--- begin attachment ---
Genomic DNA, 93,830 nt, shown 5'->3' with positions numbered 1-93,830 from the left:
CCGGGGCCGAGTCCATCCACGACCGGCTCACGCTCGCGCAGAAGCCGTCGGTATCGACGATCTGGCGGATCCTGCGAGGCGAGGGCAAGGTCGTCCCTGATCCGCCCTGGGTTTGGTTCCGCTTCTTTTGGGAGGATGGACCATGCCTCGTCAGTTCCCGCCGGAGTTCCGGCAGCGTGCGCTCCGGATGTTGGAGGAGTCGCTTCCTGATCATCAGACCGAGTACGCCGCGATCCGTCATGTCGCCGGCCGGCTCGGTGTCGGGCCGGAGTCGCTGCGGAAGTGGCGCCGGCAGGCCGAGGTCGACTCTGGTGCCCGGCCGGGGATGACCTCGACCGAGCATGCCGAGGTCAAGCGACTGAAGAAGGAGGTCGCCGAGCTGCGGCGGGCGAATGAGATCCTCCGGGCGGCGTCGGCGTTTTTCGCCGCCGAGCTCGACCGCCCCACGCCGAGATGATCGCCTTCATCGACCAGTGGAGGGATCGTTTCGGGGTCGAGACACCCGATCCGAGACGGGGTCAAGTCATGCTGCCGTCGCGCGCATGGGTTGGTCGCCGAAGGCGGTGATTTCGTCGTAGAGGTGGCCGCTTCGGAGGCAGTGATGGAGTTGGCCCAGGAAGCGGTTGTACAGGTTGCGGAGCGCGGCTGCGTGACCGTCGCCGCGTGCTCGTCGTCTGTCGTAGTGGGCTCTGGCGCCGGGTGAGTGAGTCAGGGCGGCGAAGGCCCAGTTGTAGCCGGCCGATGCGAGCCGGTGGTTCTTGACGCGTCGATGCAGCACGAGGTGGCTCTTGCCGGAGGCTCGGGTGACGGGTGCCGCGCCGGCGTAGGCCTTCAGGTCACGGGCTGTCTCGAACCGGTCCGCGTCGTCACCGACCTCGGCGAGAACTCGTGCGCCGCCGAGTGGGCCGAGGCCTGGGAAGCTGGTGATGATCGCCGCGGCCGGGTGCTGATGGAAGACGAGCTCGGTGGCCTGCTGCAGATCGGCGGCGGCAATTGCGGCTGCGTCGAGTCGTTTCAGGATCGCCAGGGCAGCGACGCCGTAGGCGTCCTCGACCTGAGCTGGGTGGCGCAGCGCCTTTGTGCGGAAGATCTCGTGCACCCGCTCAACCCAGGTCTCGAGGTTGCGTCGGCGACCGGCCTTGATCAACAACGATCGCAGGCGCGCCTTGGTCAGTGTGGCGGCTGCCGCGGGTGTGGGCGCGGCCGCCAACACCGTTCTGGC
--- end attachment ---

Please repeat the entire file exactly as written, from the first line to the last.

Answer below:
Genomic DNA, 93,830 nt, shown 5'->3' with positions numbered 1-93,830 from the left:
CCGGGGCCGAGTCCATCCACGACCGGCTCACGCTCGCGCAGAAGCCGTCGGTATCGACGATCTGGCGGATCCTGCGAGGCGAGGGCAAGGTCGTCCCTGATCCGCCCTGGGTTTGGTTCCGCTTCTTTTGGGAGGATGGACCATGCCTCGTCAGTTCCCGCCGGAGTTCCGGCAGCGTGCGCTCCGGATGTTGGAGGAGTCGCTTCCTGATCATCAGACCGAGTACGCCGCGATCCGTCATGTCGCCGGCCGGCTCGGTGTCGGGCCGGAGTCGCTGCGGAAGTGGCGCCGGCAGGCCGAGGTCGACTCTGGTGCCCGGCCGGGGATGACCTCGACCGAGCATGCCGAGGTCAAGCGACTGAAGAAGGAGGTCGCCGAGCTGCGGCGGGCGAATGAGATCCTCCGGGCGGCGTCGGCGTTTTTCGCCGCCGAGCTCGACCGCCCCACGCCGAGATGATCGCCTTCATCGACCAGTGGAGGGATCGTTTCGGGGTCGAGACACCCGATCCGAGACGGGGTCAAGTCATGCTGCCGTCGCGCGCATGGGTTGGTCGCCGAAGGCGGTGATTTCGTCGTAGAGGTGGCCGCTTCGGAGGCAGTGATGGAGTTGGCCCAGGAAGCGGTTGTACAGGTTGCGGAGCGCGGCTGCGTGACCGTCGCCGCGTGCTCGTCGTCTGTCGTAGTGGGCTCTGGCGCCGGGTGAGTGAGTCAGGGCGGCGAAGGCCCAGTTGTAGCCGGCCGATGCGAGCCGGTGGTTCTTGACGCGTCGATGCAGCACGAGGTGGCTCTTGCCGGAGGCTCGGGTGACGGGTGCCGCGCCGGCGTAGGCCTTCAGGTCACGGGCTGTCTCGAACCGGTCCGCGTCGTCACCGACCTCGGCGAGAACTCGTGCGCCGCCGAGTGGGCCGAGGCCTGGGAAGCTGGTGATGATCGCCGCGGCCGGGTGCTGATGGAAGACGAGCTCGGTGGCCTGCTGCAGATCGGCGGCGGCAATTGCGGCTGCGTCGAGTCGTTTCAGGATCGCCAGGGCAGCGACGCCGTAGGCGTCCTCGACCTGAGCTGGGTGGCGCAGCGCCTTTGTGCGGAAGATCTCGTGCACCCGCTCAACCCAGGTCTCGAGGTTGCGTCGGCGACCGGCCTTGATCAACAACGATCGCAGGCGCGCCTTGGTCAGTGTGGCGGCTGCCGCGGGTGTGGGCGCGGCCGCCAACACCGTTCTGGC